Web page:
Interdisciplinary Initiatives Program Round 6 - 2012

Gill Bejerano, Developmental Biology
Susan McConnell, Biology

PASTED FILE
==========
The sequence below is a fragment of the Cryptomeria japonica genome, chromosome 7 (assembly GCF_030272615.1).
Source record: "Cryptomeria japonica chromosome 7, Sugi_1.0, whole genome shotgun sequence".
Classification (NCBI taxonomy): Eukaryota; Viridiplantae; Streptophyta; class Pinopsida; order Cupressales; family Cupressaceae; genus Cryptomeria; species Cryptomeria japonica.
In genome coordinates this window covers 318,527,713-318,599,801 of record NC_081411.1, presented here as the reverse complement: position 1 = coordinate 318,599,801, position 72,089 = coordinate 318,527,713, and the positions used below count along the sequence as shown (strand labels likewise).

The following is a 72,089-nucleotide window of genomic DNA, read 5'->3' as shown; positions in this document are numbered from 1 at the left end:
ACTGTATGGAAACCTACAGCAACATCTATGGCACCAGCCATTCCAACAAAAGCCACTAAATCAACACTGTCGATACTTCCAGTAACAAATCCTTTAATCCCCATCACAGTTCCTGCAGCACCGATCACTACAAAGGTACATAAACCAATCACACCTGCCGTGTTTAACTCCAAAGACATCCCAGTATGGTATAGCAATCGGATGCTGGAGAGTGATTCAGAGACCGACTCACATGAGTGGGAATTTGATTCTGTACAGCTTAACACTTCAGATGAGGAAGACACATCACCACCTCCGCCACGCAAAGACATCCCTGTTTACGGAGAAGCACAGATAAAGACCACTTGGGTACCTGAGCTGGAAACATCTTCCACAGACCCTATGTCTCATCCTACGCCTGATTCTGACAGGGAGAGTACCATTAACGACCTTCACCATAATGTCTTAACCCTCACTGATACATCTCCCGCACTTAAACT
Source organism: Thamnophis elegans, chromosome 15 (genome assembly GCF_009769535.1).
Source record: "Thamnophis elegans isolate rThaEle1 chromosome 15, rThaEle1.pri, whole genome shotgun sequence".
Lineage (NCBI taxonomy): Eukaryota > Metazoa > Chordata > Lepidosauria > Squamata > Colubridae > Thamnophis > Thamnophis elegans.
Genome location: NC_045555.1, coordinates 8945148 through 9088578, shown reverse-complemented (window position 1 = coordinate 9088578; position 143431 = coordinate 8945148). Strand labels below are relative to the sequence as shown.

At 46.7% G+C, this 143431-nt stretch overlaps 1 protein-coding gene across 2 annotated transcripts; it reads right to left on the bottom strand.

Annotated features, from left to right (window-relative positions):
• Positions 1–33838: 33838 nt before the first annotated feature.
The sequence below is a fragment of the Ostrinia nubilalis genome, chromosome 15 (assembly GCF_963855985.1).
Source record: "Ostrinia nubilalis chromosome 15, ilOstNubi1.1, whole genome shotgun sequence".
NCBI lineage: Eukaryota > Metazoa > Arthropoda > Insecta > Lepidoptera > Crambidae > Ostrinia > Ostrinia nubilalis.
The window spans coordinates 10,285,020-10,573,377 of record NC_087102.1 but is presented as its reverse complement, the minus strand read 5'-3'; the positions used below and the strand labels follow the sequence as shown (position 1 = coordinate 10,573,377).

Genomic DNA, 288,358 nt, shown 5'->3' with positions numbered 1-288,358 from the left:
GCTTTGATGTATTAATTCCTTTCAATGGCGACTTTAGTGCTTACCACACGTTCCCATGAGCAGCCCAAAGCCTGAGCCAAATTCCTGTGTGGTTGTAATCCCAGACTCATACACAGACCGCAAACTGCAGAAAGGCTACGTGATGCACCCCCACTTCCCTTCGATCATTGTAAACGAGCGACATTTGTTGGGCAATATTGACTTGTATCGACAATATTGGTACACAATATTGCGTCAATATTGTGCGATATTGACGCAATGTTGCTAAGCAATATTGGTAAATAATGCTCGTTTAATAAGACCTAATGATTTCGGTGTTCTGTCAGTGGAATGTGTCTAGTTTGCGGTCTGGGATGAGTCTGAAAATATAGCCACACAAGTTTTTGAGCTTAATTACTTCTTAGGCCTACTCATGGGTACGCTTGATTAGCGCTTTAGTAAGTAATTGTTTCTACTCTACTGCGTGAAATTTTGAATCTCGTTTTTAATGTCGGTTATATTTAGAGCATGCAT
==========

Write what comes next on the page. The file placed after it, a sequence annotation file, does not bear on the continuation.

The cerebral cortex underlies our highest cognitive and perceptual abilities. During development, cortical progenitor cells produce a diversity of young neurons that migrate away from their site of origin and establish distinct identities and connections. Defects in cortical development contribute to brain disorders including epilepsy and autism. The process of cortical development is ultimately read from the genome by proteins called transcription factors that recognize specific DNA sequences. Susan McConnell’s lab uses genetics to elucidate the function of several transcription factors that control the decision of an important class of cortical neurons to send their axonal connection to the other hemisphere of the brain or to travel down the spine. Only in the past five years has science come to truly appreciate the vast genomic landscape dedicated to the binding of transcription factors and control of development. Gill Bejerano’s lab uses genomics to discover regions recognized by transcription factors and trace their function and evolution to ultimately “read out” developmental programs directly from the genome. This project excitingly combines the complimentary expertise of both groups to unravel the gene network underlying the cell fate decisions of important cortical neurons. By answering this question, we will gain a deeper understanding of both cortical development and the way in which our genome is read to create a network of interactions that determine cell fate. As this latter question is fundamental to developmental biology we expect the approach and techniques we develop to facilitate many similar collaborations across the biomedical sciences, and to help genomics truly revolutionize the study of human development and human health.